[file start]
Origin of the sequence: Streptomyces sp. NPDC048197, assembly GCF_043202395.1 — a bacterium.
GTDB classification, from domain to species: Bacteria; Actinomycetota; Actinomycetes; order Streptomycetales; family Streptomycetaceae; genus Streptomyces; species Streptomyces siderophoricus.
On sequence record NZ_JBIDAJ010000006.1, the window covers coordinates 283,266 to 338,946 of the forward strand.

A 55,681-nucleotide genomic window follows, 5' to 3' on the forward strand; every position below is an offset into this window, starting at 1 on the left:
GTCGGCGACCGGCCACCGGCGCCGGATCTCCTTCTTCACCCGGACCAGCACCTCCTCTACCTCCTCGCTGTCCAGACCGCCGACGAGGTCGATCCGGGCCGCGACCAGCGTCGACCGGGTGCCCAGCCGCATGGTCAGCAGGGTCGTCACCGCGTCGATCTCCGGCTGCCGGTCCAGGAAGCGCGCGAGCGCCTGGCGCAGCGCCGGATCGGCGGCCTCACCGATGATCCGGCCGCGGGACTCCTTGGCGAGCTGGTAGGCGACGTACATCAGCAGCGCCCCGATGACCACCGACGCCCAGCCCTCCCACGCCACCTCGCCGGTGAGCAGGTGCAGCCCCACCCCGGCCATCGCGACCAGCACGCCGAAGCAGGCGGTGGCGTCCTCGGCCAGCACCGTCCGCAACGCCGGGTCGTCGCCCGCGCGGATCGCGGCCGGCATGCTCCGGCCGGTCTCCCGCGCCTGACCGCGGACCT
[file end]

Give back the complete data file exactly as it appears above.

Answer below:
Origin of the sequence: Streptomyces sp. NPDC048197, assembly GCF_043202395.1 — a bacterium.
GTDB classification, from domain to species: Bacteria; Actinomycetota; Actinomycetes; order Streptomycetales; family Streptomycetaceae; genus Streptomyces; species Streptomyces siderophoricus.
On sequence record NZ_JBIDAJ010000006.1, the window covers coordinates 283,266 to 338,946 of the forward strand.

A 55,681-nucleotide genomic window follows, 5' to 3' on the forward strand; every position below is an offset into this window, starting at 1 on the left:
GTCGGCGACCGGCCACCGGCGCCGGATCTCCTTCTTCACCCGGACCAGCACCTCCTCTACCTCCTCGCTGTCCAGACCGCCGACGAGGTCGATCCGGGCCGCGACCAGCGTCGACCGGGTGCCCAGCCGCATGGTCAGCAGGGTCGTCACCGCGTCGATCTCCGGCTGCCGGTCCAGGAAGCGCGCGAGCGCCTGGCGCAGCGCCGGATCGGCGGCCTCACCGATGATCCGGCCGCGGGACTCCTTGGCGAGCTGGTAGGCGACGTACATCAGCAGCGCCCCGATGACCACCGACGCCCAGCCCTCCCACGCCACCTCGCCGGTGAGCAGGTGCAGCCCCACCCCGGCCATCGCGACCAGCACGCCGAAGCAGGCGGTGGCGTCCTCGGCCAGCACCGTCCGCAACGCCGGGTCGTCGCCCGCGCGGATCGCGGCCGGCATGCTCCGGCCGGTCTCCCGCGCCTGACCGCGGACCT